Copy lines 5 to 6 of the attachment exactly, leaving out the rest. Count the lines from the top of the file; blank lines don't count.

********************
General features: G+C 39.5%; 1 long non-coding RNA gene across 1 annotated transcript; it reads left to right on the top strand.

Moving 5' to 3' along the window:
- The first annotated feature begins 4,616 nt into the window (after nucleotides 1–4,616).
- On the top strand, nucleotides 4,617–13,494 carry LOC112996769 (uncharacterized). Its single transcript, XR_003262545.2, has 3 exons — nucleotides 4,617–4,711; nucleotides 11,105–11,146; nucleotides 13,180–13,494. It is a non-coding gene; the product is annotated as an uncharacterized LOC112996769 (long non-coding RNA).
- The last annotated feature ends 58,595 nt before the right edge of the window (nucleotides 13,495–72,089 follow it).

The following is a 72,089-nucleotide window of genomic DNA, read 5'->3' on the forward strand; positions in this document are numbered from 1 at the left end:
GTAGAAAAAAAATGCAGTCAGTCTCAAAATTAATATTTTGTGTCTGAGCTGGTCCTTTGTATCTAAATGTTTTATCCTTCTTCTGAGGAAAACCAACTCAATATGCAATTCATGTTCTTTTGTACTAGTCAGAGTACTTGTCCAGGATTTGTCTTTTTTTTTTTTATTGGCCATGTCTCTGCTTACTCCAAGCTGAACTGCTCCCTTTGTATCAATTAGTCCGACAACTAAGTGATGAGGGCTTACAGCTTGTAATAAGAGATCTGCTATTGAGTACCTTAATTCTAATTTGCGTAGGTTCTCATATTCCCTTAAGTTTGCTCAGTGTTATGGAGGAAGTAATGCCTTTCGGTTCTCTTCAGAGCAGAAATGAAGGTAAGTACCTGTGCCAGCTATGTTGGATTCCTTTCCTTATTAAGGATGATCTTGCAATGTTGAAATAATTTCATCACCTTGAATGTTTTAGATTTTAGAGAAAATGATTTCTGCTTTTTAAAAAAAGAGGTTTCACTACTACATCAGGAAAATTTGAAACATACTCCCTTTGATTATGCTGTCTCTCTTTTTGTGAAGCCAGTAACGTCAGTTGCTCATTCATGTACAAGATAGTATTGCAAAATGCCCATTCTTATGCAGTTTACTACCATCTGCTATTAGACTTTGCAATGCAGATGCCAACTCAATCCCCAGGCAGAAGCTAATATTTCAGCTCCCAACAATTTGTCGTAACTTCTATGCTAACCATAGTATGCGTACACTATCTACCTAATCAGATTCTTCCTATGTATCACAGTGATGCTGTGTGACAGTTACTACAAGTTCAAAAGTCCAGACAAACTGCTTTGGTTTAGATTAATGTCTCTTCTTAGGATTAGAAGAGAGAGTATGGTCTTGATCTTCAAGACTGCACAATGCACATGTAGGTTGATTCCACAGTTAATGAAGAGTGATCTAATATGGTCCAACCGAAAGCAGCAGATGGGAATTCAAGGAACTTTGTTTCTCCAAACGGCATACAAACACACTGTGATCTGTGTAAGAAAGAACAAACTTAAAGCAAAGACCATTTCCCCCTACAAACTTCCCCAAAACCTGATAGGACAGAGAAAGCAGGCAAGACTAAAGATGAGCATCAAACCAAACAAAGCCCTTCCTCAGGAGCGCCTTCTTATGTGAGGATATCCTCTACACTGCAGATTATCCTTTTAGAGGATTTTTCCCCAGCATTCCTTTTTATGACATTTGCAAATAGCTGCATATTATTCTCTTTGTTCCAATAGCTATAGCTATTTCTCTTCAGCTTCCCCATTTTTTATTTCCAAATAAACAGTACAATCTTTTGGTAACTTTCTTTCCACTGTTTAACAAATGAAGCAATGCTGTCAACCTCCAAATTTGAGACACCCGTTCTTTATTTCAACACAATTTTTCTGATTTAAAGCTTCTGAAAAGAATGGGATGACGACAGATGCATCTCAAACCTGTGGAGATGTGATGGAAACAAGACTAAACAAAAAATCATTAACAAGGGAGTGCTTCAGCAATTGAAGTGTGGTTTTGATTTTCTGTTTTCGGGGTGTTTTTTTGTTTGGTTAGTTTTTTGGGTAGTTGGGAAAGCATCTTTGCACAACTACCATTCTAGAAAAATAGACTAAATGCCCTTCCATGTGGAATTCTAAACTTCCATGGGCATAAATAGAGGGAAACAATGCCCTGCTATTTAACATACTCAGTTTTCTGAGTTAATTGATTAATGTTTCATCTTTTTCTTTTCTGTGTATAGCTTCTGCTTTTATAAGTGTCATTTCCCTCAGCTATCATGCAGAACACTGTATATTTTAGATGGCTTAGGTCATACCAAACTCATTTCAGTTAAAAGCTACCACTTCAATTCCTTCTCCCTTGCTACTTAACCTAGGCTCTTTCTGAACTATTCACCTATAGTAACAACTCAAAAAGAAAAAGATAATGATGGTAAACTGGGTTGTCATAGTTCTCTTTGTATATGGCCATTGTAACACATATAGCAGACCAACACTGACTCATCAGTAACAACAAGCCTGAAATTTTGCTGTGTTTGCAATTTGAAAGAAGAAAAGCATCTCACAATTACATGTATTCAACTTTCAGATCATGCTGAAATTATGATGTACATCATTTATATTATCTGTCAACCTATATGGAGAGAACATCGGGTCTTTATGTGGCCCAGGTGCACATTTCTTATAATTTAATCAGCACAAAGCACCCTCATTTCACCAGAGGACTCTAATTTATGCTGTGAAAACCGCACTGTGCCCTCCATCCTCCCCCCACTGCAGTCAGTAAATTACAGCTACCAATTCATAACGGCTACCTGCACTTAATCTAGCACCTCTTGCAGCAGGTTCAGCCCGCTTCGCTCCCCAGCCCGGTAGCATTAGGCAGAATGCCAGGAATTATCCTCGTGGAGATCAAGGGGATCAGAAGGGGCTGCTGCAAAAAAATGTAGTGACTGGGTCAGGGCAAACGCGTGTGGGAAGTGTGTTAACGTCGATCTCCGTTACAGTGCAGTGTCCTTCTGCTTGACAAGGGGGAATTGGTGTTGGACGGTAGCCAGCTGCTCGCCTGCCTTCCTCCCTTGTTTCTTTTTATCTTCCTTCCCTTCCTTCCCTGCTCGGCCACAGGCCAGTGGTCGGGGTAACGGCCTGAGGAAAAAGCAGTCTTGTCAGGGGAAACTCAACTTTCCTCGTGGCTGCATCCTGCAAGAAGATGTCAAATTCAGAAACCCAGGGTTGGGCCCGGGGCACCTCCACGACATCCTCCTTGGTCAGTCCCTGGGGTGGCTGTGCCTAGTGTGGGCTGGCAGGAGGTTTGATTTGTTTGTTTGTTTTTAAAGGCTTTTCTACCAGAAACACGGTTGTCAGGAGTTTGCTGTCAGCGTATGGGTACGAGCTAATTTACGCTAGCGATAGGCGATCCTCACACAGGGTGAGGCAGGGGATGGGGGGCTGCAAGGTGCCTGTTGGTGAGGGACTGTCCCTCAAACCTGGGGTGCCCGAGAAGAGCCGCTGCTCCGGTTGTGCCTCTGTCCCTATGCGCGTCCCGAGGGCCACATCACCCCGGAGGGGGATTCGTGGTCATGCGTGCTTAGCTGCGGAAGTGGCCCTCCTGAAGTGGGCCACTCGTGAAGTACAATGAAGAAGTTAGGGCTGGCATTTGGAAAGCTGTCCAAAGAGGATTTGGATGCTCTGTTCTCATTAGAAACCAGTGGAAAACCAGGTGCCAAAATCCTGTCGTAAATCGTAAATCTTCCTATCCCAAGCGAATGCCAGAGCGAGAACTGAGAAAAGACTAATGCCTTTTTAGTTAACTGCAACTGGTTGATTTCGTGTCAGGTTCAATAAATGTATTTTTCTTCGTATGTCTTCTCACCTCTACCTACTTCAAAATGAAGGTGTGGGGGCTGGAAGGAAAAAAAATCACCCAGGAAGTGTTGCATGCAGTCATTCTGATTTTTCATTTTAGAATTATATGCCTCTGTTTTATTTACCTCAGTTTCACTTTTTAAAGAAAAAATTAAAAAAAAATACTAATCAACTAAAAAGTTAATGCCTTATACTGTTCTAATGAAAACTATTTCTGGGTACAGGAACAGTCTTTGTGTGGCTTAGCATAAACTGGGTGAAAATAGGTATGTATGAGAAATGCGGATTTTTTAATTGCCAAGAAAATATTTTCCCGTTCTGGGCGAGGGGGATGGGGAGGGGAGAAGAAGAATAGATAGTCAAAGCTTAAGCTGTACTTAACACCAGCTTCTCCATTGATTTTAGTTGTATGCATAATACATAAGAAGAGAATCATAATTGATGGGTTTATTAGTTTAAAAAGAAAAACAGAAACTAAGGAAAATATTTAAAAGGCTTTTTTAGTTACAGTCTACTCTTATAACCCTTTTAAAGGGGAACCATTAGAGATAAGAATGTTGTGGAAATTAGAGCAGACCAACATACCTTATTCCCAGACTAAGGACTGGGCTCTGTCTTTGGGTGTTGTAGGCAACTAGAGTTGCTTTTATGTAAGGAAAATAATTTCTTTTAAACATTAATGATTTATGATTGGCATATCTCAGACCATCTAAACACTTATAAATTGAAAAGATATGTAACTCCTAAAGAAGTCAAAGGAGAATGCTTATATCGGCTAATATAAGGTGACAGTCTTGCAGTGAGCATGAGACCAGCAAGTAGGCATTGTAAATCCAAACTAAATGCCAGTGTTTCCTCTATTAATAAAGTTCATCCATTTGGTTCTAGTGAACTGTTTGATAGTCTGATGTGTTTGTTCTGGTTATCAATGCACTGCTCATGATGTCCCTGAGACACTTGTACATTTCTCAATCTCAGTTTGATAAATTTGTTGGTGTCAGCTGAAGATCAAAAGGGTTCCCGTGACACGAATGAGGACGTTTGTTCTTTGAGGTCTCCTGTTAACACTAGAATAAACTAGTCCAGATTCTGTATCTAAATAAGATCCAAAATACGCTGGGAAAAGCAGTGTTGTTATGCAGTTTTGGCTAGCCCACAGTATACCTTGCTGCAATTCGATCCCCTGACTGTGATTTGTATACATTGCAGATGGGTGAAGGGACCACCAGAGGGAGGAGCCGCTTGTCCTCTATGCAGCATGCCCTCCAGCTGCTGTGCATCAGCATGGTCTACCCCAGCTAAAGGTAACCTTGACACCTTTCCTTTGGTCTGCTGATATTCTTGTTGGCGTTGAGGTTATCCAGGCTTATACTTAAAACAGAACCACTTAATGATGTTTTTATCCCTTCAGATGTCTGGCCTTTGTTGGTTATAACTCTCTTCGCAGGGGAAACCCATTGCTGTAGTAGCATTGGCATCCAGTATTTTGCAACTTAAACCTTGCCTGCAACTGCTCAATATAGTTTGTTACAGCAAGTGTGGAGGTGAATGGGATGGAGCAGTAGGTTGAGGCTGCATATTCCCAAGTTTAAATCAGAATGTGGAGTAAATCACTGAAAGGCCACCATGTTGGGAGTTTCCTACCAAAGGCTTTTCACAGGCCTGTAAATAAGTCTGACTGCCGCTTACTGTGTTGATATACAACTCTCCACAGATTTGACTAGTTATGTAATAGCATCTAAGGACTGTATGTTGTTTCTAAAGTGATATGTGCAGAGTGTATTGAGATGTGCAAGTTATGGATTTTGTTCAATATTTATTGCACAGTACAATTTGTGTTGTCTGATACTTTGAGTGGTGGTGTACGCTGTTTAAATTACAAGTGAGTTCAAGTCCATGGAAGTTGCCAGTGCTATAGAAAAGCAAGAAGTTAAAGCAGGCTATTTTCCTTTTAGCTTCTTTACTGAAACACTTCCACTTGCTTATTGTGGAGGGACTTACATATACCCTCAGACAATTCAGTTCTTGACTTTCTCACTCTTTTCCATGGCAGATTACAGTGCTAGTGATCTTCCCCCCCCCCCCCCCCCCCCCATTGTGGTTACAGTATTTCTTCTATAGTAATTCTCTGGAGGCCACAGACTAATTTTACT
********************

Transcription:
- The last annotated feature ends 58,595 nt before the right edge of the window (nucleotides 13,495–72,089 follow it).

The following is a 72,089-nucleotide window of genomic DNA, read 5'->3' on the forward strand; positions in this document are numbered from 1 at the left end: